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Biography of Isaac W. Bertholf
Posted By Dennis Partridge On In Native American | No Comments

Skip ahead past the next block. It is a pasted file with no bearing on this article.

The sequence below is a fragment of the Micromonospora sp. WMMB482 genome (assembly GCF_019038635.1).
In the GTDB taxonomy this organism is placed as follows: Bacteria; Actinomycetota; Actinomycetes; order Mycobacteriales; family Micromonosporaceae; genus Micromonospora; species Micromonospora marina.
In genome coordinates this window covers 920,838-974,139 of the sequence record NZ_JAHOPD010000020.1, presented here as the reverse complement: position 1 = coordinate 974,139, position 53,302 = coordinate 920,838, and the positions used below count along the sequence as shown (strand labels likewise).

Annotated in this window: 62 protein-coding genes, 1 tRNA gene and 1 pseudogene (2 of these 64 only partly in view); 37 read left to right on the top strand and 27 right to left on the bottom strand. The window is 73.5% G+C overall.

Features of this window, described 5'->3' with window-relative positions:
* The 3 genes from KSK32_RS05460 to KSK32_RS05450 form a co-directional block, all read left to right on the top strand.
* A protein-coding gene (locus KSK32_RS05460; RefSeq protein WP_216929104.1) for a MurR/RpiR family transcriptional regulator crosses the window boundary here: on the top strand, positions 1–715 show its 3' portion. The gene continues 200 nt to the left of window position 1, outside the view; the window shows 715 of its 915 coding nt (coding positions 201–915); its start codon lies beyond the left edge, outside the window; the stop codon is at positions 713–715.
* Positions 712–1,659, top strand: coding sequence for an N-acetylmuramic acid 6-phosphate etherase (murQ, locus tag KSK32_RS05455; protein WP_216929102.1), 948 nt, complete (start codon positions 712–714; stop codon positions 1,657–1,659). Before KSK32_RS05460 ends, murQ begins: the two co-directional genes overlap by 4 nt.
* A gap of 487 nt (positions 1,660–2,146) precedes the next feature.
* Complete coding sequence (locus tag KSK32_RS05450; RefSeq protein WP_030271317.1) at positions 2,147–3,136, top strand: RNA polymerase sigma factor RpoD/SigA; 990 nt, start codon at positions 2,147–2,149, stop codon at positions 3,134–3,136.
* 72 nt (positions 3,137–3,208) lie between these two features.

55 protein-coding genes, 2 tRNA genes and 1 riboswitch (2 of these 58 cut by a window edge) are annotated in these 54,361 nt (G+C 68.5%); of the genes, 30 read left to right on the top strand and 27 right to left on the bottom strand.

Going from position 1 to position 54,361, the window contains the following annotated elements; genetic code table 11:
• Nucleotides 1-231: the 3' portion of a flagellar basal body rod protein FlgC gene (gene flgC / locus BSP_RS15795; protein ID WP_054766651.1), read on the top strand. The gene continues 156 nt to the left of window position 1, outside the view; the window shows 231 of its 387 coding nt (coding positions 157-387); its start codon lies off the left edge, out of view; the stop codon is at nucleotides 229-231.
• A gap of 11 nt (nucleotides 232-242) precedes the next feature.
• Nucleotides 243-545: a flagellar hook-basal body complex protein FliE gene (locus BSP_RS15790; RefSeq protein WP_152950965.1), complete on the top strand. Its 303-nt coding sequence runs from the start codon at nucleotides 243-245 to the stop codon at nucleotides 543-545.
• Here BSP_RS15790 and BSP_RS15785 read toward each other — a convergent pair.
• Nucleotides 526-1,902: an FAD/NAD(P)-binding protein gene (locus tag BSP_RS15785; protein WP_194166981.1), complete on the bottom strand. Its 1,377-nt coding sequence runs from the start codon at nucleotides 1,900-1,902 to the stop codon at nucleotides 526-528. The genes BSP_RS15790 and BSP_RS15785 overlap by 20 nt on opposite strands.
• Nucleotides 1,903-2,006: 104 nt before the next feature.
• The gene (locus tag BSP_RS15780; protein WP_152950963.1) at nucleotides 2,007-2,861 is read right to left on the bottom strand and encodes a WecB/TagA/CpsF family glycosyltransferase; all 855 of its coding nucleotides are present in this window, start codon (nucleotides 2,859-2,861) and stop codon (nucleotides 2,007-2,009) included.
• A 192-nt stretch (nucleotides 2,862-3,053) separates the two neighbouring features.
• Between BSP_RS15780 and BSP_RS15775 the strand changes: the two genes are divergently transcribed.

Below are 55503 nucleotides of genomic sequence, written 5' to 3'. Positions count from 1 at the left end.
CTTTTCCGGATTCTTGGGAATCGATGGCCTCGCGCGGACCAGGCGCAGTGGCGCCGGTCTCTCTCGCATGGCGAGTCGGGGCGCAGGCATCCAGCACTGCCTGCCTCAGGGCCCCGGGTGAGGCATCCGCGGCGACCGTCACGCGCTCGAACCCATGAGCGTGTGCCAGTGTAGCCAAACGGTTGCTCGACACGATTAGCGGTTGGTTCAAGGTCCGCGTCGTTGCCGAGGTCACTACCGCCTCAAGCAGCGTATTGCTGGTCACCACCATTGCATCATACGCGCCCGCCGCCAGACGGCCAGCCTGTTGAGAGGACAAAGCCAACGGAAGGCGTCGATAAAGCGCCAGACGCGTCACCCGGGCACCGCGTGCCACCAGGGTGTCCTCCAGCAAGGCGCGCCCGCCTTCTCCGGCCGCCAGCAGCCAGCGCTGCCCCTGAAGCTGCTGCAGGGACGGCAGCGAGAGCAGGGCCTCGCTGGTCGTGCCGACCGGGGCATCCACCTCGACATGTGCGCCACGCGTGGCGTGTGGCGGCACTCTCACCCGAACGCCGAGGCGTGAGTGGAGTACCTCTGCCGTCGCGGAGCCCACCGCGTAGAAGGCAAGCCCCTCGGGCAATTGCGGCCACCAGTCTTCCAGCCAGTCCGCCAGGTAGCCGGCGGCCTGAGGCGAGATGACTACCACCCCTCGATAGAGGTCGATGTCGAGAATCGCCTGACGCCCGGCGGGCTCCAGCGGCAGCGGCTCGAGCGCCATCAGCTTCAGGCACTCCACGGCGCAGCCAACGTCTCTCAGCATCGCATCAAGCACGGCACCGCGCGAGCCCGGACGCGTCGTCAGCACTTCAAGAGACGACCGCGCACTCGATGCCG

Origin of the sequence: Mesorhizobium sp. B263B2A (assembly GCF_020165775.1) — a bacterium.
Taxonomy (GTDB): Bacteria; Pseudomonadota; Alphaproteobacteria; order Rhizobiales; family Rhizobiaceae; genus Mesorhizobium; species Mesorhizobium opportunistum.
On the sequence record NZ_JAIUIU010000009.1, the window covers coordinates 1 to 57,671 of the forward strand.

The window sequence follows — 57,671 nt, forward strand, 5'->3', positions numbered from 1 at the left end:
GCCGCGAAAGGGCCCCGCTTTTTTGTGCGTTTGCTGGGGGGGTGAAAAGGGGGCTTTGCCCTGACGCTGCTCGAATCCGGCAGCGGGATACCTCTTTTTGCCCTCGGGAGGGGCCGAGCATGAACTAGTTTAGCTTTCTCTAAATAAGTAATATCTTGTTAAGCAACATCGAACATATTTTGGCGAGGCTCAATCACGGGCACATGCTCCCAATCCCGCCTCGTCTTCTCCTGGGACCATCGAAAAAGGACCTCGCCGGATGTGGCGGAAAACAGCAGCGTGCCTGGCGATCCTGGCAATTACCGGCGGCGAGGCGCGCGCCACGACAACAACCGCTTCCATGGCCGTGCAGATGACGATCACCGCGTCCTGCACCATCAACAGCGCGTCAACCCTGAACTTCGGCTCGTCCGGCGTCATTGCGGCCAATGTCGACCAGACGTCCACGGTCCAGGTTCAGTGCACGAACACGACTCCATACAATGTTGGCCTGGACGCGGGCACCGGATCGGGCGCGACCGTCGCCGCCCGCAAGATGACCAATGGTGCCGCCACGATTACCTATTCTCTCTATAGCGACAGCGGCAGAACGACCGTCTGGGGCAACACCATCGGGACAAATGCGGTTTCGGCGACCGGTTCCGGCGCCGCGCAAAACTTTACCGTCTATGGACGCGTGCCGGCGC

The subject of this sketch is the fourth son of the late Rev. Thomas Bertholf, the well-known Indian missionary, and Nancy Keys, daughter of Isaac Keys, of Tahlequah district. He attended public schools for some time, and completed his education at the national male seminary in 1856. After some five years spent on the farm, Isaac joined the Confederate service in 1862, under Stand Watie, and served in the battles of Cabin Creek, Bird Creek, Honey Springs and other lesser engagements. At the outbreak of the war, Rev. Thomas Berthold and Isaac’s mother refugeed close to the mouth of the Washita River, and on their return to the ranch on Bird Creek in 1867, they found that Opothleyoholo’s men had killed or driven off their entire stock of cattle and destroyed the home by fire. Rev. Mr. Bertholf, who had become missionary teacher at Asberry Mission in 1859, in 1867 returned to that point, while Isaac assisted him on the mission farm till his father’s death, July 1868. No good man was ever more sincerely or deservedly regretted than Rev. Thomas Bertholf, whose name will be long cherished among the Indian people. After his father’s death, Isaac moved to Canadian district for one year, and in 1869 opened a farm on the Arkansas River of 120 acres, which he sold out in 1880, and moved twenty miles south of the head of Elk Creek (or Durdeen Creek) and there cultivated a fine farm. In conjunction with his brother-in-law, Stand Gray, they have a farm extending fully two miles. Some of the land is immensely valuable, being underlaid with solid iron ore thirteen feet thick, and in another spot coal three feet thick. He has a good house, 200 head of cattle, 12 head of horses and mules and a large stock of hogs. Mr. Bertholf was appointed tax collector in 1870 for four years, and in 1889 was elected auditor of the nation, which office has just expired. His place is situated two and one-half miles from the survey of a future railroad, and five miles from Checotah. Mr. Bertholf is a man of excellent sense, and highly trustworthy in every respect. The development of his iron claim will no doubt result to him in great wealth.
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